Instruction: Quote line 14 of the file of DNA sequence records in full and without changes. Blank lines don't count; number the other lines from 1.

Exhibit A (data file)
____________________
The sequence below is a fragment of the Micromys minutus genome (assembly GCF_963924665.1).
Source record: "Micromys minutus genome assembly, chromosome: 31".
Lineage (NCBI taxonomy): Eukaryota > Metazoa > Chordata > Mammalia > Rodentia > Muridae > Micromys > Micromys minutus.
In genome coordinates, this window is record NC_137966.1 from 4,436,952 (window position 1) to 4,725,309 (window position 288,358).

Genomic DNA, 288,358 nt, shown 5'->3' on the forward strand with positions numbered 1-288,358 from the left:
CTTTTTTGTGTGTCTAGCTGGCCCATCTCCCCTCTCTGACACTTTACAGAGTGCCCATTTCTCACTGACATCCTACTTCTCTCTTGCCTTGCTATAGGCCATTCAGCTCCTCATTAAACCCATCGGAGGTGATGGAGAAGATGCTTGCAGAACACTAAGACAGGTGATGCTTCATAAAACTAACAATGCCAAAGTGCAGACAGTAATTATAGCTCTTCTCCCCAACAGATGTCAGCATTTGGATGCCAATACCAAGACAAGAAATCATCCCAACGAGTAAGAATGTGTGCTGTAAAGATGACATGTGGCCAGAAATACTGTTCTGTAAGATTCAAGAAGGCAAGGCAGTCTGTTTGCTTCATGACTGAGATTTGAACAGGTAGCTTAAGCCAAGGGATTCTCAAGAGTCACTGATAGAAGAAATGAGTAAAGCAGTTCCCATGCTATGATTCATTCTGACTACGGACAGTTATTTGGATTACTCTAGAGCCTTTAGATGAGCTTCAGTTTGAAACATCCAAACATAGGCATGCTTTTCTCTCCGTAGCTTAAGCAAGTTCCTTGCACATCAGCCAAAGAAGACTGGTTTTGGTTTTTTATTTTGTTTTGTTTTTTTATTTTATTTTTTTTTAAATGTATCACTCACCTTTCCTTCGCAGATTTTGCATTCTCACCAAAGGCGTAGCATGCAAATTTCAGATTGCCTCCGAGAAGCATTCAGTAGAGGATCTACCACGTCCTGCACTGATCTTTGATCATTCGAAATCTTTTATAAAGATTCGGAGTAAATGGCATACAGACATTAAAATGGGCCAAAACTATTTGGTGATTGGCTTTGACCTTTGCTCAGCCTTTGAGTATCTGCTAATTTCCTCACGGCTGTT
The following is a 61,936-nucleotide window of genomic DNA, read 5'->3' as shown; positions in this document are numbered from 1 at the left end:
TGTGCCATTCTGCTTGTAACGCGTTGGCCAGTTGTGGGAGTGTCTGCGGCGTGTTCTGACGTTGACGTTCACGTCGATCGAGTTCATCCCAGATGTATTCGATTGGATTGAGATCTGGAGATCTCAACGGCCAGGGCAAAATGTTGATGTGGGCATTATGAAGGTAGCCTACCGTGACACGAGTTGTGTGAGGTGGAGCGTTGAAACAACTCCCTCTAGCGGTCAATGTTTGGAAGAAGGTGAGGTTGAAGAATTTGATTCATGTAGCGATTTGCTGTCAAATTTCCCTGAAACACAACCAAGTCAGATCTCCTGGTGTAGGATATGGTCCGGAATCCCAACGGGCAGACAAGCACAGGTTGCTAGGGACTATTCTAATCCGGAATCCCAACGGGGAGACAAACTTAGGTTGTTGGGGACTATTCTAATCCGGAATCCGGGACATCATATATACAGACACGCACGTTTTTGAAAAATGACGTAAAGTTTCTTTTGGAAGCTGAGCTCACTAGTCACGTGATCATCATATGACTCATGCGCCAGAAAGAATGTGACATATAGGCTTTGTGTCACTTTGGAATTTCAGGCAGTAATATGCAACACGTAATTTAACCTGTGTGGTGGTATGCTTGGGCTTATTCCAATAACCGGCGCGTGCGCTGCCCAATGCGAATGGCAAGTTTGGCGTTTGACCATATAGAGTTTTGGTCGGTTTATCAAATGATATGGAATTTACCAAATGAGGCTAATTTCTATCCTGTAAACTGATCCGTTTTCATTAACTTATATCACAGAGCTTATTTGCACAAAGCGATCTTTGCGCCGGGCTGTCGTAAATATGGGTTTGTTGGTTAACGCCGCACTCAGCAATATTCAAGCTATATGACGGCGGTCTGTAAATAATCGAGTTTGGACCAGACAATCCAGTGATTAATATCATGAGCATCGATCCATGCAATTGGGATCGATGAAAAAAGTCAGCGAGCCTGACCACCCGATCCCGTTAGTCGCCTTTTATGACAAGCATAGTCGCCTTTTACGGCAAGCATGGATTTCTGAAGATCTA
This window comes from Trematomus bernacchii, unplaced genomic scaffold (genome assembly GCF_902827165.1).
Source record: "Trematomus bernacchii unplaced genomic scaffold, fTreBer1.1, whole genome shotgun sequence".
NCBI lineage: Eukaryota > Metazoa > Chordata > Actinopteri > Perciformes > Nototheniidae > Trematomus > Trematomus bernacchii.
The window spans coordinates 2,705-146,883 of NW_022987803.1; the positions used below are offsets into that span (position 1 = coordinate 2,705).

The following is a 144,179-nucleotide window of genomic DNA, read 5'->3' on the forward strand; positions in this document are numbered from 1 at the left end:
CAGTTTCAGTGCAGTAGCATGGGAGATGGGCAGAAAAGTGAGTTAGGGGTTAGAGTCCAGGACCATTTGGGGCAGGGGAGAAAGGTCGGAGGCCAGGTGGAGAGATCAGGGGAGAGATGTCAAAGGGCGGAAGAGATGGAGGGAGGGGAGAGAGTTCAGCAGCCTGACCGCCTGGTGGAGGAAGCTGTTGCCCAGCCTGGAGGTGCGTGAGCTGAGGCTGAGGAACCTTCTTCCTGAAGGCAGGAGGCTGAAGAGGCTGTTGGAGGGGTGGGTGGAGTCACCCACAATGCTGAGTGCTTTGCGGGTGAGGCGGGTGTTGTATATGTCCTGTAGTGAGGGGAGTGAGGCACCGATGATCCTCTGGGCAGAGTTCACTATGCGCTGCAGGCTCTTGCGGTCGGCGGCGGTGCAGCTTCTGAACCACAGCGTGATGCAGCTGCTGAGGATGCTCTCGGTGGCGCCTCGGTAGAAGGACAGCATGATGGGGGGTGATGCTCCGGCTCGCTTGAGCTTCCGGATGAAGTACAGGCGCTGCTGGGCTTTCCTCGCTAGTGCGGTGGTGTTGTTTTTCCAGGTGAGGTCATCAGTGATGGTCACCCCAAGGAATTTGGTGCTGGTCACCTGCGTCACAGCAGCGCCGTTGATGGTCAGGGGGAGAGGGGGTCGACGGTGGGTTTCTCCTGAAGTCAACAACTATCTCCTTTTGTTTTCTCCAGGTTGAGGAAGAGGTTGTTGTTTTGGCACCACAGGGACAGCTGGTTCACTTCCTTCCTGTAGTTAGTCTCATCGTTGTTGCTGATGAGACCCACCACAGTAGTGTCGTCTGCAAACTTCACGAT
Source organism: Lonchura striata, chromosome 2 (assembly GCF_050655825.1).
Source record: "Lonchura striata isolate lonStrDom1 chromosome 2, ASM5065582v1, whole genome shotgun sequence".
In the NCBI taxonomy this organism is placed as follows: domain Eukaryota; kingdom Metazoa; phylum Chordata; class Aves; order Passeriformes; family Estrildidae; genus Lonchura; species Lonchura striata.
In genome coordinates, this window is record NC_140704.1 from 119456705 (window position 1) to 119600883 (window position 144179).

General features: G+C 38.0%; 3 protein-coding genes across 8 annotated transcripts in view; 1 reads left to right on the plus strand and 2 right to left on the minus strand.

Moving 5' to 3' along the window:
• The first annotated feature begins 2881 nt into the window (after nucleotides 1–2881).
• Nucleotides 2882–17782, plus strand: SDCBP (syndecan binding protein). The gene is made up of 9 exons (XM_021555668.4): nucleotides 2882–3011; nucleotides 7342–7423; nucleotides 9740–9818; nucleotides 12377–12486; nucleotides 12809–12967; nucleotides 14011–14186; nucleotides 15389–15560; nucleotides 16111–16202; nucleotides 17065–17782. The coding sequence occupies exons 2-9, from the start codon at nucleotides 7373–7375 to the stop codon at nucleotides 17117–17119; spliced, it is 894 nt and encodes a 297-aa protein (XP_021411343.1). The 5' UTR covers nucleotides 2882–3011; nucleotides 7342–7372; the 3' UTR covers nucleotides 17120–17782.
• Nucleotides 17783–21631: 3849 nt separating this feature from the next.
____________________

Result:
CAGTTTCAGTGCAGTAGCATGGGAGATGGGCAGAAAAGTGAGTTAGGGGTTAGAGTCCAGGACCATTTGGGGCAGGGGAGAAAGGTCGGAGGCCAGGTGGAGAGATCAGGGGAGAGATGTCAAAGGGCGGAAGAGATGGAGGGAGGGGAGAGAGTTCAGCAGCCTGACCGCCTGGTGGAGGAAGCTGTTGCCCAGCCTGGAGGTGCGTGAGCTGAGGCTGAGGAACCTTCTTCCTGAAGGCAGGAGGCTGAAGAGGCTGTTGGAGGGGTGGGTGGAGTCACCCACAATGCTGAGTGCTTTGCGGGTGAGGCGGGTGTTGTATATGTCCTGTAGTGAGGGGAGTGAGGCACCGATGATCCTCTGGGCAGAGTTCACTATGCGCTGCAGGCTCTTGCGGTCGGCGGCGGTGCAGCTTCTGAACCACAGCGTGATGCAGCTGCTGAGGATGCTCTCGGTGGCGCCTCGGTAGAAGGACAGCATGATGGGGGGTGATGCTCCGGCTCGCTTGAGCTTCCGGATGAAGTACAGGCGCTGCTGGGCTTTCCTCGCTAGTGCGGTGGTGTTGTTTTTCCAGGTGAGGTCATCAGTGATGGTCACCCCAAGGAATTTGGTGCTGGTCACCTGCGTCACAGCAGCGCCGTTGATGGTCAGGGGGAGAGGGGGTCGACGGTGGGTTTCTCCTGAAGTCAACAACTATCTCCTTTTGTTTTCTCCAGGTTGAGGAAGAGGTTGTTGTTTTGGCACCACAGGGACAGCTGGTTCACTTCCTTCCTGTAGTTAGTCTCATCGTTGTTGCTGATGAGACCCACCACAGTAGTGTCGTCTGCAAACTTCACGAT